Hunter forest fire is contained but still burning, officials say

Above: A helicopter fights the Hunter Mountain fire on Saturday, May 9. Photo by Ariel Woolheater. 

Four days after it was sparked in a remote Greene County Valley, the largest forest fire to burn in the Catskills town of Hunter in living memory is fully contained, according to officials at the incident’s command post at the Lanesville firehouse at noon on Sunday, May 10.

The fire, based in the Greene County hamlet of Lanesville, is one of the largest of many that have sparked in the dry, hot Catskills this week, including a brush fire that consumed almost 3,000 acres on the Shawangunk Ridge and a burn at the Delaware County dump. 

A ban on brush burning is in effect until May 15, and all fires, including campfires, are banned in the Catskill Forest Preserve until that date. 

“We have the fire contained,” said New York State Forest Ranger Rob Dawson. “There’s a line all the way around it. However, we are patrolling the fire with two crews and we are still dealing with some smoke and hot areas.”

“We’re under good control,” said the John Farrell, the director of Greene County Emergency Services, who was also at the Lanesville firehouse on Sunday.

A team of firefighters and forest rangers contained the fire around dusk on Saturday, May 9, Dawson said.

The fixed-wing “Fire Boss” airplane, which doused the fire with water from the Schoharie Reservoir earlier this week, has been released from duty at the blaze, Dawson said. A helicopter was still dropping foam and water on the fire on Sunday, he said. Helicopters have been working the fire every day since it began on Thursday.

But the forest rangers, who are managing the fire, are concerned that high winds associated with a potential thunderstorm this week could kick up the fire and give it enough energy to jump the firebreaks surrounding it.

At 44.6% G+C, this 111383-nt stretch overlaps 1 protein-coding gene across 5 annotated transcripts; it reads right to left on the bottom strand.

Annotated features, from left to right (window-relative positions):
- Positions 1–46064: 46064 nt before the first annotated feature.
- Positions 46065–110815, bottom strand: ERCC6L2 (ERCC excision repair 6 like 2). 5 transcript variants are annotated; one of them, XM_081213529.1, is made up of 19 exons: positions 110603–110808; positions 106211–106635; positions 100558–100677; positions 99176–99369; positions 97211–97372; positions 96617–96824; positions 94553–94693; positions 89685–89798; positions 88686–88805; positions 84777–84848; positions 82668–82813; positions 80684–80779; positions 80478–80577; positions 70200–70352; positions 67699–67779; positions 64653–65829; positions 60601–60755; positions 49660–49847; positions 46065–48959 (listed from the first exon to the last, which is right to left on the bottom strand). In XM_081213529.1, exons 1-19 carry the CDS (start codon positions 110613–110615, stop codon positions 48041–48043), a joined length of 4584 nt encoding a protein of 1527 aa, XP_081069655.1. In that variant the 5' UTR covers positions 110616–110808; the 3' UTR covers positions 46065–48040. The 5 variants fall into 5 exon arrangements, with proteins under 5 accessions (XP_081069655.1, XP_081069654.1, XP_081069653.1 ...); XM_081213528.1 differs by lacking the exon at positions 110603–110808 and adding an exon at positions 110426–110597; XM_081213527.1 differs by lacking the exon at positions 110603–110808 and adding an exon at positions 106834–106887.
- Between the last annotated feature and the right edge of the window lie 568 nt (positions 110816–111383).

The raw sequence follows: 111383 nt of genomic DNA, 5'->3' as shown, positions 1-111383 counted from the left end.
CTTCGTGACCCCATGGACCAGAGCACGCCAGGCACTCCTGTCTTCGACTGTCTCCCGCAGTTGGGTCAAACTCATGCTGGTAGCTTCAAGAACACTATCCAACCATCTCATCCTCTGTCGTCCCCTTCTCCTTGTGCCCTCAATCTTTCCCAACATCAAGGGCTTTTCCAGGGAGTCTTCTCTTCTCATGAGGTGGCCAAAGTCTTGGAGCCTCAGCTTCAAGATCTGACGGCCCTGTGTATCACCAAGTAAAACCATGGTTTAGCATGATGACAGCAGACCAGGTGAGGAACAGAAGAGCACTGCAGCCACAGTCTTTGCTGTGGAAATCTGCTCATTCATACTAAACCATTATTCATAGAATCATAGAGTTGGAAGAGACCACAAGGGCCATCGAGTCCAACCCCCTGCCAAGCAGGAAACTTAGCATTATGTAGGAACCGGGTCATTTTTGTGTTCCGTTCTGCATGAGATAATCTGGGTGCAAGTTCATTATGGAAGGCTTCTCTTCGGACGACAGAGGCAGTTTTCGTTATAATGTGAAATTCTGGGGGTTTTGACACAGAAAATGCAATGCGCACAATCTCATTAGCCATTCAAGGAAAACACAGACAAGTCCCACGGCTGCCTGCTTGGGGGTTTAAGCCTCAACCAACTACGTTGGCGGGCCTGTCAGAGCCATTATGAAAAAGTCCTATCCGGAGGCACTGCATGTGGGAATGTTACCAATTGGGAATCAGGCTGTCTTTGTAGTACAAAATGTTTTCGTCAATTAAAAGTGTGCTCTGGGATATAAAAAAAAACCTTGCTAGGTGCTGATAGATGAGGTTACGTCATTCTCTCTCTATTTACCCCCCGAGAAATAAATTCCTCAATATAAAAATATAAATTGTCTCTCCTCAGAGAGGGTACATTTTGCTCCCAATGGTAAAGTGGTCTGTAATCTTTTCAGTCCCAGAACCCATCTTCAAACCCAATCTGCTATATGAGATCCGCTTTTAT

“It’s like your wood stove,” Dawson said. “If you provide more air to it, the fire’s going to increase. It’s all dependent on weather, and weather is so variable.”

110 acres burned

The fire, which started on Heavenly Valley Road near Route 214, has burned 110 acres and is still concentrated on the south slope of Hunter Mountain in the Greene County hamlet of Lanesville, Dawson said.

There have been numerous conflicting reports of number of acres that burned in the fire. Some estimates from official sources have been as high as 200 acres, others as low as 50 acres. The blaze is located on steep, rugged terrain in a remote valley in the town of Hunter where there is no cell phone reception, circumstances that added to confusion when the fire broke out on Thursday.

“It’s in some steep ledges, and is difficult to access,” Dawson said.

The fire initially posed some danger to several structures when it began, Dawson said, but later moved uphill into the forest and away from human habitation.

“Where it was down by the roadside, there were some structures, homes that were close by,” he said. “But there were some good firebreaks, and the fire followed the topography up, and that took it right in to the woods.”